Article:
News Goggles: Emilie Munson, Times Union

It’s easy to feel overwhelmed by news coverage during an election season. With so many sources competing for attention, how can we know what to trust? Professional journalism standards are one important sign of credibility. Reputable news organizations aspire to ethical guidelines and standards, including fairness, accuracy and independence.

This week, we talk to data reporter Emilie Munson of the Times Union, a local news organization based in Albany, New York, with a coverage area that includes the state’s Capital Region and Hudson Valley. Munson sheds light on the Times Union’s decision to publish a guide explaining how the news organization covers elections and politics — and the role of journalism standards in its news decisions. We also discuss the Times Union’s strict policies on the use of anonymous or unnamed sources. Grab your news goggles!

Note: Look for this newsletter feature the first Monday of the month. You can explore previous News Goggles videos, annotations and activities in NLP’s Resource Library under “Classroom Activities.”

Resources: 

Dig deeper: Use this viewing guide for the featured News Goggles video as students consider the role of journalism standards in covering elections and politics.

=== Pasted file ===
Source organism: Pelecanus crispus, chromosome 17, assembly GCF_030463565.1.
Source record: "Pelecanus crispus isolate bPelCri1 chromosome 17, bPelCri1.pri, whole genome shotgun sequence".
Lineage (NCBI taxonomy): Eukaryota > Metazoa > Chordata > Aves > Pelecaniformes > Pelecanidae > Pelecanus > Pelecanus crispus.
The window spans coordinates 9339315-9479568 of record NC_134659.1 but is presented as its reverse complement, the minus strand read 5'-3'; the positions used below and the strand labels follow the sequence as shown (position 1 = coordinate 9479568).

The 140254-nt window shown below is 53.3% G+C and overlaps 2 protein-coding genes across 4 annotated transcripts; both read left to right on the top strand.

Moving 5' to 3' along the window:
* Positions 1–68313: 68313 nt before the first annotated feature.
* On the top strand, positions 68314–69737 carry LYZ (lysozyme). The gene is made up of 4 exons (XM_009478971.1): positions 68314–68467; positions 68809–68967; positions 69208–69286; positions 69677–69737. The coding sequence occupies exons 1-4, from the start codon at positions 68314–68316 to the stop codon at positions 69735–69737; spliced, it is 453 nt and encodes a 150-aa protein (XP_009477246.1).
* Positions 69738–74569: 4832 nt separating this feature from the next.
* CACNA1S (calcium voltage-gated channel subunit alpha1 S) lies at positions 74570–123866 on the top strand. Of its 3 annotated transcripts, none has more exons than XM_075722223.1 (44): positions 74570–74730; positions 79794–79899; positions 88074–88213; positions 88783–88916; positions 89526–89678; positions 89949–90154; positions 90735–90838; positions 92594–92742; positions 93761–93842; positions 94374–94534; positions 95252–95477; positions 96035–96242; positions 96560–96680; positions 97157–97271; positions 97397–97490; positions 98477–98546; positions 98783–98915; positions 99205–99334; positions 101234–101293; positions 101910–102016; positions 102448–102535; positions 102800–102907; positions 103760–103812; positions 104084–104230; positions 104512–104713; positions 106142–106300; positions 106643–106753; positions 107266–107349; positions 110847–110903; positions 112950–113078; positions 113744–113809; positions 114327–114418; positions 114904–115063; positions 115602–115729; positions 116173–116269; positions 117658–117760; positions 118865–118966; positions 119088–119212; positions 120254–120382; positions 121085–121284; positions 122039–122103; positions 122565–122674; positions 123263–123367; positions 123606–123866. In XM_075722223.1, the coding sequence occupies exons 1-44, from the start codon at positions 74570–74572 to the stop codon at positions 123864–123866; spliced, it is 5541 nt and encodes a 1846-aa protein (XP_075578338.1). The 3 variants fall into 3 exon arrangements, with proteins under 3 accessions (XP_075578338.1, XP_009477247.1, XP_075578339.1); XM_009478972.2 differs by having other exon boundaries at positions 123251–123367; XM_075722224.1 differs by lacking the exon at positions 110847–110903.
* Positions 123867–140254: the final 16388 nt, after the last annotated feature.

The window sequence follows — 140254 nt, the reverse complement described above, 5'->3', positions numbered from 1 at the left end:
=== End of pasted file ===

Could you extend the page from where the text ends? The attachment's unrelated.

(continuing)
News Goggles annotations and activities provide news literacy takeaways on timely topics. These resources feature examples of actual news coverage, including full news reports, headlines, breaking news alerts or excerpts.

This video originally appeared in the Nov. 7, 2022, issue of The Sift® newsletter for educators, which explores timely examples of misinformation, addresses journalism and press freedom topics and examines social media trends and issues. Read archives of the newsletter and subscribe here. Stock music in this video was provided by SoundKit from Pond5.

Have feedback about this resource? Or an idea for a future News Goggles? Please share it with us at thesift@newslit.org.